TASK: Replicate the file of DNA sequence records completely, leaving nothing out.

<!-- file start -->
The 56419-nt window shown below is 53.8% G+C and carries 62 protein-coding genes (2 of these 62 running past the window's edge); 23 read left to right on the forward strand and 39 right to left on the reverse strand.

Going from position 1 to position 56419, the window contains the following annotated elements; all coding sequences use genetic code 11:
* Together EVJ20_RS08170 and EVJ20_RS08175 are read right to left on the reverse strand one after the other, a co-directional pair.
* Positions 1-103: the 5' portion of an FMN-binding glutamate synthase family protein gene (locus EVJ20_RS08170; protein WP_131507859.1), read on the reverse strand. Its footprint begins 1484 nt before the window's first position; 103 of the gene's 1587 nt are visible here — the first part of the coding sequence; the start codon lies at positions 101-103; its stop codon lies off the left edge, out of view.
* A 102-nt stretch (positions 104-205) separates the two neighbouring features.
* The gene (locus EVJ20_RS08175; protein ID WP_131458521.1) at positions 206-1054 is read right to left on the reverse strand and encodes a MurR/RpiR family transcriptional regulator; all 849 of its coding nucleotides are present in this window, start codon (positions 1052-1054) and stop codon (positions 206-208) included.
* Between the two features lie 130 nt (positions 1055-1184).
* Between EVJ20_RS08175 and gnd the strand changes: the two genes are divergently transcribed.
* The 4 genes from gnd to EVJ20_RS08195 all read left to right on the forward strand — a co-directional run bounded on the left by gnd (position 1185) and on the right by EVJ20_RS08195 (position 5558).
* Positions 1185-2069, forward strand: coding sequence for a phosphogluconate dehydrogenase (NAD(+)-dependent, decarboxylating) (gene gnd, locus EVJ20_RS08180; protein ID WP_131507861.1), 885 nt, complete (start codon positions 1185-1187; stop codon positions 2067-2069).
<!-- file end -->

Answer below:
The 56419-nt window shown below is 53.8% G+C and carries 62 protein-coding genes (2 of these 62 running past the window's edge); 23 read left to right on the forward strand and 39 right to left on the reverse strand.

Going from position 1 to position 56419, the window contains the following annotated elements; all coding sequences use genetic code 11:
* Together EVJ20_RS08170 and EVJ20_RS08175 are read right to left on the reverse strand one after the other, a co-directional pair.
* Positions 1-103: the 5' portion of an FMN-binding glutamate synthase family protein gene (locus EVJ20_RS08170; protein WP_131507859.1), read on the reverse strand. Its footprint begins 1484 nt before the window's first position; 103 of the gene's 1587 nt are visible here — the first part of the coding sequence; the start codon lies at positions 101-103; its stop codon lies off the left edge, out of view.
* A 102-nt stretch (positions 104-205) separates the two neighbouring features.
* The gene (locus EVJ20_RS08175; protein ID WP_131458521.1) at positions 206-1054 is read right to left on the reverse strand and encodes a MurR/RpiR family transcriptional regulator; all 849 of its coding nucleotides are present in this window, start codon (positions 1052-1054) and stop codon (positions 206-208) included.
* Between the two features lie 130 nt (positions 1055-1184).
* Between EVJ20_RS08175 and gnd the strand changes: the two genes are divergently transcribed.
* The 4 genes from gnd to EVJ20_RS08195 all read left to right on the forward strand — a co-directional run bounded on the left by gnd (position 1185) and on the right by EVJ20_RS08195 (position 5558).
* Positions 1185-2069, forward strand: coding sequence for a phosphogluconate dehydrogenase (NAD(+)-dependent, decarboxylating) (gene gnd, locus EVJ20_RS08180; protein ID WP_131507861.1), 885 nt, complete (start codon positions 1185-1187; stop codon positions 2067-2069).